Pay special attention to the rank of each month. For example, If November is in 12th place on your goal rankings, you have two options. Either brainstorm exciting specials and events to bring new people in or decrease your operating costs that month to compensate. For example, sticking with the hypothetical goal of 200 members and the fact that November is one of your lowest months, your calendar might look like the following:


Looking for examples to get your creativity flowing? Here’s January and February examples:



  • New Year reset- anyone without an active pass can “be new” and sign up for an intro offer, even if they’ve already used one in the past
  • Buy 12 month membership, get 13th month free


  • 40 classes in 60 days lifestyle change challenge that runs mid January to mid March
  • Vision boarding or goal setting member workshop
  • New Client Open House 


  • Special New Year’s Eve 60 min advanced cycling class
  • Closed New Year’s Day

Themed Class:

  • Bring your workout buddy free buddy bootcamp special class
  • Intention setting yoga class



  • Share the love- 
  • a. gift a friend an intro special
  • b. Review challenge to collect Google reviews


  • Galentines class on Feb. 14th with chocolates and bubbles afterward


  • No evening classes on Valentines except the Galentine class
  • Presidents Day Feb 21- condensed schedule

Themed Classes:

  • Partner yoga on 2.15 

5. Get organized

Once you’ve mapped out your year on your calendar, create a google folder (or an actual folder if you’re more of an analog type) and add 12 sub-folders. Each time you create a marketing creative from a flyer that gets printed to the copy you’ll schedule on your Instagram, drop it in the appropriate folder. Aim to complete the next month’s or {bonus points} quarter’s marketing material in the previous time-period so that you’re not back in that last minute feedback loop. Next year when you do your 12-month exercise, you’ll be able to go to your folders and transfer, edit, or delete the previous year’s material without having to start from scratch. Work smarter, not harder!

6. Spread the word

Have you ever worked tirelessly on an event only to have two people sign up? Most likely, your marketing plan let you down. Once you have your events mapped out on your 12-month spreadsheet, it's time to take it a step further. For each event or special offering, you'll look at when and how you'll market it to the public and your existing clientele from multiple avenues, including:

  • Digital
  • Facebook ads
  • Facebook and Instagram live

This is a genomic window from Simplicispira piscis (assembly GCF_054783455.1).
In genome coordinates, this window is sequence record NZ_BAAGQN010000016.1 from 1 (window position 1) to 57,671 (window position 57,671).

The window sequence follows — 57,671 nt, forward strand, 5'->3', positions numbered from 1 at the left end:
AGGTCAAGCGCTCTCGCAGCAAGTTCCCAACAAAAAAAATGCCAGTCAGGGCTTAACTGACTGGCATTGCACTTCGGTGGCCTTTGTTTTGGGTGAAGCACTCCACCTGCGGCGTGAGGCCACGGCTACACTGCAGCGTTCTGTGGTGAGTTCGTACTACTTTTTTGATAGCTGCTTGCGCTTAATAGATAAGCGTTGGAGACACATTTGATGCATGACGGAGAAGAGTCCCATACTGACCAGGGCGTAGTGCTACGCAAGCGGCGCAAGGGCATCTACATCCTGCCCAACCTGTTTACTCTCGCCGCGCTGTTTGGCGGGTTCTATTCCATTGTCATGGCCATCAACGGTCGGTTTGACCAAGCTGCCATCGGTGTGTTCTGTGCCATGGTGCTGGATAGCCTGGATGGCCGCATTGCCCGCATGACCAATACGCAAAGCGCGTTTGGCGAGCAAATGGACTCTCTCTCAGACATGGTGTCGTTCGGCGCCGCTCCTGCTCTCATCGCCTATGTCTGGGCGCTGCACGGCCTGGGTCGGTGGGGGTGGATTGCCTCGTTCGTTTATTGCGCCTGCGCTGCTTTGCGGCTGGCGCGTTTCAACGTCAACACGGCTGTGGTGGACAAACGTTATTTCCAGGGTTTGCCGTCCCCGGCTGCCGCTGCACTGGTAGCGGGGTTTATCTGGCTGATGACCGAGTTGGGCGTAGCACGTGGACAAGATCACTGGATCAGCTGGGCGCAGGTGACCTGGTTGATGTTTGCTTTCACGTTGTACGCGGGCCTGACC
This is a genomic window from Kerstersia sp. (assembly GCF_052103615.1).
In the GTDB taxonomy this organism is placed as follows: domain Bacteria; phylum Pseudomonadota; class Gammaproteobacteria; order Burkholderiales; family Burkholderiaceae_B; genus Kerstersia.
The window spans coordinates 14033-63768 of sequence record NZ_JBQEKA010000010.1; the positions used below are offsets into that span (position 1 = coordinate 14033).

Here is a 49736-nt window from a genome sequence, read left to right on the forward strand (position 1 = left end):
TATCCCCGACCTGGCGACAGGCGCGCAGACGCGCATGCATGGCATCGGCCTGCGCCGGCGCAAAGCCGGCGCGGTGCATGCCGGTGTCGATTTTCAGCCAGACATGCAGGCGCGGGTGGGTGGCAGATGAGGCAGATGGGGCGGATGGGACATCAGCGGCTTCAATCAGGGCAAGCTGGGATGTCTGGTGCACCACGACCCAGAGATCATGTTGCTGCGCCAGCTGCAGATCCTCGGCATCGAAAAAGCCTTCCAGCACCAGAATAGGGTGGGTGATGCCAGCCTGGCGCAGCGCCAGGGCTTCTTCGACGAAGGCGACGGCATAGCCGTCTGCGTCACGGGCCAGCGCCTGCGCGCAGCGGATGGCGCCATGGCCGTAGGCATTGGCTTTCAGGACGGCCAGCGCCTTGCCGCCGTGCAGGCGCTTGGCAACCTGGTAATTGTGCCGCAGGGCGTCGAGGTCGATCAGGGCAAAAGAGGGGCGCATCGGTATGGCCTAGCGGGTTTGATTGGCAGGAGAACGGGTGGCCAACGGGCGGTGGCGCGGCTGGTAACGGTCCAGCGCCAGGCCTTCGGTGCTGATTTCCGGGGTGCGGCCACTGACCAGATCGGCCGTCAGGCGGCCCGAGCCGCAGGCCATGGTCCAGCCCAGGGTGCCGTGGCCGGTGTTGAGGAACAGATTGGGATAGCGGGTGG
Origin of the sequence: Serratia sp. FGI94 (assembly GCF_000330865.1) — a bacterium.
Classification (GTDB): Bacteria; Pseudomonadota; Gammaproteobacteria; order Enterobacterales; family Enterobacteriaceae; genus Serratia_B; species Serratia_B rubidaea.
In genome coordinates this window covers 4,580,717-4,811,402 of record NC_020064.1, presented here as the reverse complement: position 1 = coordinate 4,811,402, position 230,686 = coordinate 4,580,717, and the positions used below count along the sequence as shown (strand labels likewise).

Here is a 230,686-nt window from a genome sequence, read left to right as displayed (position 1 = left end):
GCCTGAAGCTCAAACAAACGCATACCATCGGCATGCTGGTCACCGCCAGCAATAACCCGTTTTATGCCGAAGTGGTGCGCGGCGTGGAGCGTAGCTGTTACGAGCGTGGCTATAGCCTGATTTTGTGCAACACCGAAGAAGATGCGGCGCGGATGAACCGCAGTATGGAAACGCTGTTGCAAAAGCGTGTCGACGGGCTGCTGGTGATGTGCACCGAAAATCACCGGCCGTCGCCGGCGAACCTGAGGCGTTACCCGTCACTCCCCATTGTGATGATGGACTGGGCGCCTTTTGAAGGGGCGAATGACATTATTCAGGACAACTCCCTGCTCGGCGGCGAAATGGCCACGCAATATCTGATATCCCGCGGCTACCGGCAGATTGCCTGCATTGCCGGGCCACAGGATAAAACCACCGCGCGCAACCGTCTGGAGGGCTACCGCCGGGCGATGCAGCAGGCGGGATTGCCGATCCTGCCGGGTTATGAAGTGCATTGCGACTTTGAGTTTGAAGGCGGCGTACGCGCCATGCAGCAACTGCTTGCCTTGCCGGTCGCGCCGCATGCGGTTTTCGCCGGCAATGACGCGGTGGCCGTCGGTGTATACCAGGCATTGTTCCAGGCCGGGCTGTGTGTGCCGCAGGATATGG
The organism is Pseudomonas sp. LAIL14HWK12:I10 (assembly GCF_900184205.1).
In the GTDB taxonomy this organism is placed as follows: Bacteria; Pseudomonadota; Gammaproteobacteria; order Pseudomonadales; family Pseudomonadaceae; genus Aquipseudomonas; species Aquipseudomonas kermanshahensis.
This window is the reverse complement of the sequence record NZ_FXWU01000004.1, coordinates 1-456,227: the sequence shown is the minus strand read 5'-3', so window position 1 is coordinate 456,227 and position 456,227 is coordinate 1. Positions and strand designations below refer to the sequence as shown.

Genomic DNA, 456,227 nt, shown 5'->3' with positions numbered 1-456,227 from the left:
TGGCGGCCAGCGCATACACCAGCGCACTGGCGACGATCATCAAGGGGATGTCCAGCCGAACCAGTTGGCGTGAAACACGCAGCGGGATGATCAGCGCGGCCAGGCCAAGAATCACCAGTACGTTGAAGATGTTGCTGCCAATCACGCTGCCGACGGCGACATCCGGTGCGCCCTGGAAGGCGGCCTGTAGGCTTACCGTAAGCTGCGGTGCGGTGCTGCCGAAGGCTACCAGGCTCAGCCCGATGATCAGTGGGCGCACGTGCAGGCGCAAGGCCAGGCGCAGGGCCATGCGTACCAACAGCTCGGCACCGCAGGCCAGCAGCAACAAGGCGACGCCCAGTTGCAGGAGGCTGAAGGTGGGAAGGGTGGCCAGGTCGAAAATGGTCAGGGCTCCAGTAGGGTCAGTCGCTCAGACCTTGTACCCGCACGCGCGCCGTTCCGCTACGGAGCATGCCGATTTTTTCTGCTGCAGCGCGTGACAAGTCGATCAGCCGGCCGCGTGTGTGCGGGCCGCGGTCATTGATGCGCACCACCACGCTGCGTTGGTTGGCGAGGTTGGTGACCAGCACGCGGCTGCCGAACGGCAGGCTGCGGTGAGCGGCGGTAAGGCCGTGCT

• Organic posting on your stories and reels
  • Google ads
  • Google my business posts
  • Email Marketing
  • Local partners or collaborations
  • Print ads
  • Website updates
  • In-studio signage and announcements

and more- this isn't an exhaustive list!

As you build out your marketing plan, you can make sure that you have a robust strategy that goes beyond boosting a few posts or putting up a flyer in your studio. Studios that advertise events for at least six weeks in multiple channels have higher attendance than those who use a shorter timeline, so step out of your comfort zone and try to fill your entire marketing plan spreadsheet from top to bottom. 

7. Put someone in charge.

Unless you're a 100% solo operation, you likely have someone in your corner that you can lean on for certain tasks. Entrepreneurship doesn't have to be a one-person show. Once you've completed your calendar from a monthly and weekly viewpoint, take a step back and think, "who can I delegate this to?" It can be as big as training a staff member how to run an event to asking your teachers who wants to teach the partners yoga class on Valentine's day. Look for opportunities to ask your support staff to step up and take ownership and then write their name next to the event on your calendar. You may need to manage the employee and monitor their progress, but you shouldn't need to run the whole show. 

That's it! Imagine a year where you simply pull up your curated schedule each month and then follow the plan you've already intentionally designed. No more throwing together last-minute events or relying on the same-old sales you do every year. Plus, everyone on your team knows what exactly they are responsible for delivering. Proactive studio ownership could be the difference between the status quo and achieving your goals. Remember to download your 12-month calendar here and set 90 minutes aside either by yourself or with a staff member. Best of luck as you create your intentional studio year. 

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About the author:

Niki Riga
Industry Expert
Limitless Studio

Niki has been a client, a studio owner, and a coach in boutique fitness for over a decade, and she can’t think of an industry she'd rather be in. Her favorite part about coaching and studio ownership are the same: she loves supporting clients as they push past their limits and achieve their goals. Niki became a coach because she was regularly asked, “how did you do that!?” by other studio owners who were drowning in the day-to-day responsibilities of business ownership but didn’t have the support to grow their studio to its potential. She created Limitless Studio to partner with owners who have a vision for their business and are ready to implement systems to build the studio of their dreams.